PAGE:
Ongoing research can determine a species’ role within a habitat: the less that’s known about a newly discovered species, the greater the motivation there will be to preserve the habitat in which it is found. The 50 species new to science indicate a high level of endemism around the source lakes—these species only exist within these habitats, and are likely to disappear if the habitats are lost. For example, a recently discovered species of baboon spider, a type of tarantula, is larger than those found outside of Angola and sports a soft “horn” on its back. But the role of this arachnid accessory is unknown: Could it be a means of storing additional energy for survival in an otherwise harsh landscape? This is a fascinating riddle in the right circles, and could be used as one of many compelling reasons to strengthen or redefine the boundaries or designations of protected areas. While governments, conservation organizations, and local communities have already created a transfrontier area in the greater Okavango River Basin to allow for large-scale animal migrations, the aim of the partnership is to specifically safeguard the life-giving waterways through a system of formerly protected areas that might include national parks, local community-owned conservancies, and game reserves.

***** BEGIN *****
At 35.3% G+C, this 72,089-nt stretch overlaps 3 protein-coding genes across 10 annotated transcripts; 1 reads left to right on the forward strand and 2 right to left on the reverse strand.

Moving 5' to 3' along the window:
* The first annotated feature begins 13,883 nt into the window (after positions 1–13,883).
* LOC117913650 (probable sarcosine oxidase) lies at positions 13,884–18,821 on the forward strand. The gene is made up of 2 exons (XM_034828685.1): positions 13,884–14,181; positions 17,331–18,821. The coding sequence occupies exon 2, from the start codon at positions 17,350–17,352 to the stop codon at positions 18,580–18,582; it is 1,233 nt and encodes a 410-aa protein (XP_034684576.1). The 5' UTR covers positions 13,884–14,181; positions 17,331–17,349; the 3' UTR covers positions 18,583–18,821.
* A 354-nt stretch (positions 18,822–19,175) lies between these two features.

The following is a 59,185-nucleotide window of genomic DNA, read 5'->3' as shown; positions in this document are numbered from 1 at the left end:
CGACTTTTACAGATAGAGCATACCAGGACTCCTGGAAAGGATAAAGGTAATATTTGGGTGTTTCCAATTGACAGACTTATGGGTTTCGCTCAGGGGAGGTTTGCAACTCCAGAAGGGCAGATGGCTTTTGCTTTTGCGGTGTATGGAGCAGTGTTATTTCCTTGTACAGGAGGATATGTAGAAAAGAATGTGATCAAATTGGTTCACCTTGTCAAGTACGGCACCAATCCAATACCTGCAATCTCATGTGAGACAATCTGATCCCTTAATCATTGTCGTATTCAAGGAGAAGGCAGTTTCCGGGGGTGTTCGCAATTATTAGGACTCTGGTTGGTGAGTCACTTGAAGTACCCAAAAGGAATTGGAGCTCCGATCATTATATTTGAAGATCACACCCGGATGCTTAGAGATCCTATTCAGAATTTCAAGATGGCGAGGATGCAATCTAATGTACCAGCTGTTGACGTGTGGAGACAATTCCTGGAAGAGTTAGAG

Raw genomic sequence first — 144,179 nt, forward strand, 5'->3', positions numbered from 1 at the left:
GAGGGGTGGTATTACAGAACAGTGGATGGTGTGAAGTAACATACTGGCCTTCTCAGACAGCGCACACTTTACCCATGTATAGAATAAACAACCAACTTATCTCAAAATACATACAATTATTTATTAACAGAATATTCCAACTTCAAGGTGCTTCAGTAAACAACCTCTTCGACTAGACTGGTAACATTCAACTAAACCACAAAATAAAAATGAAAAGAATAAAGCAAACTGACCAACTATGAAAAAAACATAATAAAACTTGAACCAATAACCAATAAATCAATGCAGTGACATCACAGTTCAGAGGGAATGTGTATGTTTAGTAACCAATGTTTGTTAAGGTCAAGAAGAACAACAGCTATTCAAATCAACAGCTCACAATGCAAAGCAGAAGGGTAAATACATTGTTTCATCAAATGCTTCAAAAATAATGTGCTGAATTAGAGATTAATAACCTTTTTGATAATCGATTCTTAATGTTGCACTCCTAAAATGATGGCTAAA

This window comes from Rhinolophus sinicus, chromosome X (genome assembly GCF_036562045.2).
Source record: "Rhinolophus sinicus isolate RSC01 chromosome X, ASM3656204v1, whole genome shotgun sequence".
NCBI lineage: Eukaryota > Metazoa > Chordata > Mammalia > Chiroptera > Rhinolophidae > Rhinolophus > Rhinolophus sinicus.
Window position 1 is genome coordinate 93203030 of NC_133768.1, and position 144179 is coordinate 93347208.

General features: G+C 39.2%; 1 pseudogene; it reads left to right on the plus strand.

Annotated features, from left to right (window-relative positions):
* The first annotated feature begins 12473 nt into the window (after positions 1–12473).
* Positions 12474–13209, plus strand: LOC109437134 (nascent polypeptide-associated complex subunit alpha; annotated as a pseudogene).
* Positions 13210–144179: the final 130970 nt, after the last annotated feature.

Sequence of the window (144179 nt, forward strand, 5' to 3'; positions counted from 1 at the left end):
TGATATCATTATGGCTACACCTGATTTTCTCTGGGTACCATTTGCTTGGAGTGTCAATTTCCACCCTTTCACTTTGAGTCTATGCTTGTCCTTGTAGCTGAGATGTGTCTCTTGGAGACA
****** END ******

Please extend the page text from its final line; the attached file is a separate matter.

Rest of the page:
Elephants follow these waterways, building an ecosystem and keeping it balanced. But too many elephants in one place means they’re no longer builders, but bulldozers—consuming more plant life than is sustainable, wandering into human settlements, and trampling crops in their search for food. Years of conflict during Angola’s civil war left scars on the country’s landscape―and on its elephants. Researchers observed that some elephants quickly learned to detect leftover landmines that were still killing both humans and elephants, and not only avoid them, but trumpet warnings to other elephants to stay away, too. But, still, in Angola elephants disappeared, migrating south to nearby Botswana, concentrating elephant populations there and leading to conflict with humans. If the way back home can be re-opened, returning elephants can help engineer a wildlife superhighway that reconnects the ecosystem, from the top of Angola to the bottom of the Delta, source to sand.